Posts Tagged ‘afc’

Someone famous and cool once said the NFL doesn’t truly start until Thanksgiving. Well Turkey Day has come and gone and what we’re left with is a deep field of teams that look poised to play “real” football. Four teams in particular—Chiefs, Dolphins, Giants, and Lions—are a few of the hottest teams in football. It’s a typical NFL trope: who these teams are and how they win makes us skeptical of their potential. But just because it’s typical doesn’t mean it’s not worth discussing. Nobody likes to be made a fool. Is what we’re seeing with these four teams a mirage? A closer look may reveal what we should expect in a post-Thanksgiving world.

First, let’s play a game. It’s that really awful game where any football broadcast takes some impressive stats, but puts a question mark over the owner of those stats. When the question mark is taken away, we’re all shocked!

“The guy ranked 2nd in first downs and 4th in rushing touchdowns is…Melvin Gordon??? How can that be?!”

Anyways, there’s a team in the NFL that is scorching hot. They are 18-3 in their last 21 regular season games. Some might call that the beginning of a dynasty. (Most people wouldn’t, but some might!)

Here we go, the big reveal…..it’s got to be the Patriots, right? They’ve been great for seemingly forever, with or without Tom Brady. But nope, not them.

Then maybe the defending champion Broncos? Think again.

Cowboys or Panthers?? They both lost just one game either this year or last year, so it’s not totally unreasonable. Except it’s not them by a long shot.

The answer, if not already given away by the title of the post, is…the Kansas City Chiefs! Shocked?? Ah, see, the game works!

Yes, the Chiefs are on a hot streak that has seemed to slip somewhat under the radar. Many Chiefs fans demand respect! Question is, do they deserve it? The idea of combining Alex Smith and Super Bowl triggers some cognitive dissonance. The way they win isn’t easy to trust. I believe Smith ranks just above WR Willie Snead in passes over 20 yards this season. TE Travis Kelce has consistently been Kansas City’s leading pass-catcher, snagging countless 10-yard seam routes. The defense has been consistently solid, ranking in the top 10 in points allowed for four straight years and never allowing more than 20 points per game in that span.

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The regular season is Alex Smith’s favorite time of year.

So why does it feel like KC is going to cruise into the playoffs, only to be knocked out by a “real contender?” They’ve beaten both the Raiders and Broncos already this year. At what point do we accept that they could make a run? Perhaps the latter part of their schedule could be a more in-depth litmus test for a playoff performance. They play @Atlanta, Oakland, Tennessee, Denver, and @San Diego (combined record 33-22). That’s a tough road to navigate, but if KC manages to squeak out just three, they’ll be sitting at 11-5 and almost surely in the playoffs. Even then, they’ll need to nab a couple playoff wins for people to take this team seriously.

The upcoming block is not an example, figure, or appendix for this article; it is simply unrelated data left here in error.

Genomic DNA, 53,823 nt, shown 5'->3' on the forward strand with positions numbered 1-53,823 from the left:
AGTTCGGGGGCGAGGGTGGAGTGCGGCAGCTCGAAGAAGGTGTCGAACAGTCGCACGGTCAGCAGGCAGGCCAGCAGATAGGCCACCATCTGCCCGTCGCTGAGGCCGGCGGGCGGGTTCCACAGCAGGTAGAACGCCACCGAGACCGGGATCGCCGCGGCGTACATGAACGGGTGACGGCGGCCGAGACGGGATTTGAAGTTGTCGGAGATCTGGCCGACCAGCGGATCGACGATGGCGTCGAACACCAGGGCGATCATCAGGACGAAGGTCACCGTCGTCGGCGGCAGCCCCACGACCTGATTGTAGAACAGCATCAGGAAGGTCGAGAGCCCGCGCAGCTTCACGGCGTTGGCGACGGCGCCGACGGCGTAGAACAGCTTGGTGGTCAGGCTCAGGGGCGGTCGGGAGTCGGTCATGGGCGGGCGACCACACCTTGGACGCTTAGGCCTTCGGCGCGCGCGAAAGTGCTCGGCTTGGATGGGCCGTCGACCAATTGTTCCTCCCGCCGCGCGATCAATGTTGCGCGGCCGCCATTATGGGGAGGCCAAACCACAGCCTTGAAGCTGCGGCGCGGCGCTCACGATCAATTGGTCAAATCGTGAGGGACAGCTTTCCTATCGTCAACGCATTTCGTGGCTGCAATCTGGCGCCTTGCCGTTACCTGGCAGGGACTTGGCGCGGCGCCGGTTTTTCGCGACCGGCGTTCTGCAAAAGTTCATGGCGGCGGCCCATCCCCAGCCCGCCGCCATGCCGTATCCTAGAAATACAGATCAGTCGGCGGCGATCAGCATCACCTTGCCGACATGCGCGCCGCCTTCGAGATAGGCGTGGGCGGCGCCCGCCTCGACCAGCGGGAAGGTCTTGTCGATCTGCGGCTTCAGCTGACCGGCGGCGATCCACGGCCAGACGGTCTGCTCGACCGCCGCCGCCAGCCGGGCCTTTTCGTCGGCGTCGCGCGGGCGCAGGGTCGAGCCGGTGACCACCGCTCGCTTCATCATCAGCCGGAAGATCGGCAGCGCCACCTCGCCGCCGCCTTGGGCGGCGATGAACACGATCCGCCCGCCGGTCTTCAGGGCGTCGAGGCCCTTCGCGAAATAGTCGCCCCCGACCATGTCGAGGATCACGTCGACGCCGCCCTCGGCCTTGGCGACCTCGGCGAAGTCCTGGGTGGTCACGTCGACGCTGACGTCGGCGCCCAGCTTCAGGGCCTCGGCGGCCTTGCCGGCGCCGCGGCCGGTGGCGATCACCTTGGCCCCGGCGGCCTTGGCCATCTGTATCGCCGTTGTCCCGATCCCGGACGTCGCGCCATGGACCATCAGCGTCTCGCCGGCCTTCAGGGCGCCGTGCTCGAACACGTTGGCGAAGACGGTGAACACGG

In the deep AFC, the Chiefs are hardly the most interesting story at this point in the season. Many would likely hand over that title to the Oakland Raiders, but one scorching-hot team may be giving them some competition. That team is the Miami Dolphins, winners of six straight and now 7-4 on the season. There was a time when Miami was 1-4 and life made sense. This, once again, wasn’t a team we could trust and we could finally write them off early and move on with our lives. Jay Ajayi had different plans. Behind an offensive line that finally meeting expectations, Ajayi and the Dolphins have found a winning formula. They pound the rock with hard-hitting Ajayi and then toss the ball up to a budding superstar in DeVante Parker. Their defense is doing a better job of getting to the passer recently, but they still struggle to stuff the run game. One problem I have with this team that gives me pause is that they don’t seem to do anything spectacular. They are pretty good at a lot of things, but we often picture solid playoff teams with two or even one thing they’ve mastered. However, unlike the Chiefs, Miami may not have to be spectacular to find themselves playing in January. They face @Baltimore, Arizona, @Jets, @Buffalo, and New England (combined 28-26). Aside from the finale with the Pats, those are all games they could win with how they’re playing now.

Now let’s travel over to the NFC, where the Cowboys own the conference but their toughest competition might be found in their own division. New York (8-3) owns the 2nd best record in the NFC and are just two games out from the division lead. They won the crucial season-opener over Dallas and have another matchup (at home) approaching soon. However, even with the six-game win streak and the proximity to Dallas, something feels off. The expectations for this team before the season rested heavily on the defense. Many (including myself) figured that if those highly-paid free agents could just elevate that defense to average, a high-powered offense could carry them to interesting places.

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Not exactly the formula for a playoff contender.

Well, in true Giants fashion, the defense has done their job (16th in total defense), but it’s the offense that is struggling mightily. An offense with a two-time Super Bowl MVP QB, Odell Beckham, Victory Cruz, and Sterling Shepherd only ranks 22nd in total offense. To be fair, the passing game itself ranks 13th. But you can see the difficulties on the field. Punt after punt after punt against the Bears and Browns doesn’t exactly scream Super Bowl contender. With the offense still figuring it out 12 weeks in, we’re left with a similar question to Miami’s: what is this team actually good at? If you want to tab “clutch defense at the end of games” as reliable trait, then maybe that. Game after game the defense holds the opponent from that back-breaking touchdown that cost them so many games last year. That’s the real difference this year, isn’t it? New York isn’t that much different of a team from last year, they’re just winning the close games with a slightly-more-reliable defense. For New York, December looms as a potential wake-up call. They’re @Pittsburgh, Dallas, Detroit, @Philly, and @Redskins. Something tells me those teams won’t forgive stalled drives as much as the Bears and Browns.